The birth of horror movies was followed by a horde of slasher films and spine-tingling thrillers as people realized they could apply ketchup as fake blood and kitchen knives were great movie props. Alfred Hitchcock's Psycho gave us the horror of taking a shower, Jaws sparked a worldwide fear of swimming, and movies like The Exorcist and The Shining conveniently provided us with bedtime stories for insomniacs.

Horror found its feet when filmmakers spritzed irony around like a French perfume. Alien proved that space wasn't just scary because of the awful food, but it also could potentially have drooling, multi-mouthed creatures ready to spring out of your chest during dinner. Witty!

Thus, the glorious tradition of horror movies evolved, charting a course from inexplicably playful devils, dramatically caped vampires, to brain-loving zombies and phobia-inducing clowns. What’s more amusing than jolting yourself out of your skin, right?

The next time you find yourself handy with a hatchet in a darkened house with a power cut, remember to thank our ancestors and their charmingly disturbed minds for making sure you associate it with spine-chilling terror. The birth of horror movies: one big, hilarious, terror-infused joke that keeps on giving. Ah, the beauty of irony.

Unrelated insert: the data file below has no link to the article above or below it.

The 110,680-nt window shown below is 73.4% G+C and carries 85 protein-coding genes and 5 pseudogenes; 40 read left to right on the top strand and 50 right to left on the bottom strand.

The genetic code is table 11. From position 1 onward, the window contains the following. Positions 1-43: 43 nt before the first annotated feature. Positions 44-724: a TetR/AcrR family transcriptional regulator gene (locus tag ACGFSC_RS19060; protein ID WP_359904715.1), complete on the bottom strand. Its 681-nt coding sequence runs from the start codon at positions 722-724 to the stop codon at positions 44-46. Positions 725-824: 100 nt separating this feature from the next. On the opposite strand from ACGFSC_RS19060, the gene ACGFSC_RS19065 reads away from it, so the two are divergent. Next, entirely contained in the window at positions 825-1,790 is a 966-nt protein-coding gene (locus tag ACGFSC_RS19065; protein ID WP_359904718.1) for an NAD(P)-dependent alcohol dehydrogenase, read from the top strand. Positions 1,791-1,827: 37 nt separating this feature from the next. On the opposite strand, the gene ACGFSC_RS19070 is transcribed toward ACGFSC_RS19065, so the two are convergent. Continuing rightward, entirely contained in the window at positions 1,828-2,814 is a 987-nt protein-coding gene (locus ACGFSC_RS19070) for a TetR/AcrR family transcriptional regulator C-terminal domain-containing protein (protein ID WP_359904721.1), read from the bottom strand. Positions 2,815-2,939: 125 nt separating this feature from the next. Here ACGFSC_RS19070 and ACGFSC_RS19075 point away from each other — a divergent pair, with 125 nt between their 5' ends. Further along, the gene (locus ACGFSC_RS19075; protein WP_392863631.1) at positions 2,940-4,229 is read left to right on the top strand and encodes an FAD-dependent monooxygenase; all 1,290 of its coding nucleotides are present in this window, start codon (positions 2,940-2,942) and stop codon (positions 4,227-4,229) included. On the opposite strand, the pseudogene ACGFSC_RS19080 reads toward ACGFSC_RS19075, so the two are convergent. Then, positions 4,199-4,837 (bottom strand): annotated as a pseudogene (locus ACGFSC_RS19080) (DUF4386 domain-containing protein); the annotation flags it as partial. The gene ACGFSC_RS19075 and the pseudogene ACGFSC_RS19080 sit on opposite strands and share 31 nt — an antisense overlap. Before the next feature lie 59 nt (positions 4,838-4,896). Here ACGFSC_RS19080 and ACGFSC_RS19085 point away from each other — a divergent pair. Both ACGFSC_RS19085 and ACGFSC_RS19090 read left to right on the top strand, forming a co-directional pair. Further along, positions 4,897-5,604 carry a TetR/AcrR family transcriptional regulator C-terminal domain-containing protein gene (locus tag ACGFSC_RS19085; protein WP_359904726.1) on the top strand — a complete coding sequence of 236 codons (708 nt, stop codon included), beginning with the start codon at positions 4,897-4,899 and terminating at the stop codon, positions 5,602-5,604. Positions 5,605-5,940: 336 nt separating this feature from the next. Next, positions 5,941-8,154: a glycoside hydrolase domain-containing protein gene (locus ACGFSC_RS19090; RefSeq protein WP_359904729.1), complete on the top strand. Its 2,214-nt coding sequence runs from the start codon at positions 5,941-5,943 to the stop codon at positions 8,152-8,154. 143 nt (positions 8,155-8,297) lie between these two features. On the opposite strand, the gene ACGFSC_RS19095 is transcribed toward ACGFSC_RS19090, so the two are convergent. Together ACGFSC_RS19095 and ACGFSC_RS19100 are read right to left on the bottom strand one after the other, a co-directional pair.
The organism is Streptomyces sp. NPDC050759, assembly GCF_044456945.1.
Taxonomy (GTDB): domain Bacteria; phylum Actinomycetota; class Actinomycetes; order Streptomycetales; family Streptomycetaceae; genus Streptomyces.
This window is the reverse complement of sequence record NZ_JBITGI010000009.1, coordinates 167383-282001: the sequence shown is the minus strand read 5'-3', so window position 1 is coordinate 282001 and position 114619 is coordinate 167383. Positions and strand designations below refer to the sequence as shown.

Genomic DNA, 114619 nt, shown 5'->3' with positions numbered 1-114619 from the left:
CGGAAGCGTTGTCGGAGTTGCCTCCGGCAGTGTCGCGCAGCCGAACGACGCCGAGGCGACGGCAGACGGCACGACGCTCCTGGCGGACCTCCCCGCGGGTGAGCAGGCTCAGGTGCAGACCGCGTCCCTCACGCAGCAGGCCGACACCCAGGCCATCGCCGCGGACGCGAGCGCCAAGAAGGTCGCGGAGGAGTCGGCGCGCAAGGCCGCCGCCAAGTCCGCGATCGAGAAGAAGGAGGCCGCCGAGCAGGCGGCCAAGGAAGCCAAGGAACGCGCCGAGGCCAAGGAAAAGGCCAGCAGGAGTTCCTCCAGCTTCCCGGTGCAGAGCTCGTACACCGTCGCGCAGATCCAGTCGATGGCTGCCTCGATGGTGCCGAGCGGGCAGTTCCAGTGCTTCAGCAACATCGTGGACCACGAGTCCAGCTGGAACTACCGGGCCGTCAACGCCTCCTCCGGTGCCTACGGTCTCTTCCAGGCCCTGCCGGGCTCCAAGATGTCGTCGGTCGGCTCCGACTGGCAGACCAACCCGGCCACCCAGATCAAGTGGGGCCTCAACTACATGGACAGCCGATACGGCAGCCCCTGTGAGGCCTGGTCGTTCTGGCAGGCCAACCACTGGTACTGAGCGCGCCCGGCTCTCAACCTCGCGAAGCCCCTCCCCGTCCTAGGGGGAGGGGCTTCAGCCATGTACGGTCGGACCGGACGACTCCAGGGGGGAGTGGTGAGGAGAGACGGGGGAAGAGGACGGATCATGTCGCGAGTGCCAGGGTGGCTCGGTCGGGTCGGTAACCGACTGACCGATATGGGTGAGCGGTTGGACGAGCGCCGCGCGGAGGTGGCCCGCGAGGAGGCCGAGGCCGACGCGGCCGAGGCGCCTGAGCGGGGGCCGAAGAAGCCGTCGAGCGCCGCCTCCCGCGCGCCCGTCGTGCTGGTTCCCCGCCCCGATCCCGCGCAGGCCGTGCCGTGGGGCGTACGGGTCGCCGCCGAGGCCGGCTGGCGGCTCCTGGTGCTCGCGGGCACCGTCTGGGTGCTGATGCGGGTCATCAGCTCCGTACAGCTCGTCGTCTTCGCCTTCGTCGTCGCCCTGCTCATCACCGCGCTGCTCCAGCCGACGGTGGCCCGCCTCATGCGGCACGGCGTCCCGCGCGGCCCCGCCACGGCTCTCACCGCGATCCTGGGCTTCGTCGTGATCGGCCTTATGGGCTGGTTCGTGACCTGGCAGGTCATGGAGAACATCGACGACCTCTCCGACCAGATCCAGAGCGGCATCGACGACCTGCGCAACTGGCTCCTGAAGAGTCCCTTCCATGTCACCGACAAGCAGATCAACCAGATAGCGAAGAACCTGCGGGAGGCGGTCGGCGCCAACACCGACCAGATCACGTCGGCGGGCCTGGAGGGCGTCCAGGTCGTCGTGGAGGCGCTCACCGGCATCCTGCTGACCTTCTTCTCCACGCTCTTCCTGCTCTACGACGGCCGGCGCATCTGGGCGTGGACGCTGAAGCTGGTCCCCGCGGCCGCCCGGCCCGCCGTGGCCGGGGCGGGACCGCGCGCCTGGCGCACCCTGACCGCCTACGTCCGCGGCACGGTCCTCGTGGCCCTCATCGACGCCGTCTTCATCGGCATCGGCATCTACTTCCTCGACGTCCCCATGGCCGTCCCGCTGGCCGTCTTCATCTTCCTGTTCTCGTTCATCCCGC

Published Fri, Oct 13, 2023
Suggested by G.Sprague
AI Wrangler II


@FrightFilmFan said on: Oct 13, 2023 at 08:43 PM
What an interesting look into the history of horror films! I'm so glad I learned more about the origins of these frightful films.

@XartheTheExtraterrestrial said on: Oct 13, 2023 at 08:45 PM
This article was very informative. I mean, it was very... human-friendly. Yes, human-friendly.

@GhoulishGaelic said on: Oct 13, 2023 at 09:15 PM
I'm a big fan of horror movies, but I had no idea they'd been around for so long.

@DarkDreamer said on: Oct 13, 2023 at 09:32 PM
I'm loving all these classic horror films I've been watching lately! I'm glad I know a bit more about them now.

@Spamalot27 said on: Oct 13, 2023 at 10:04 PM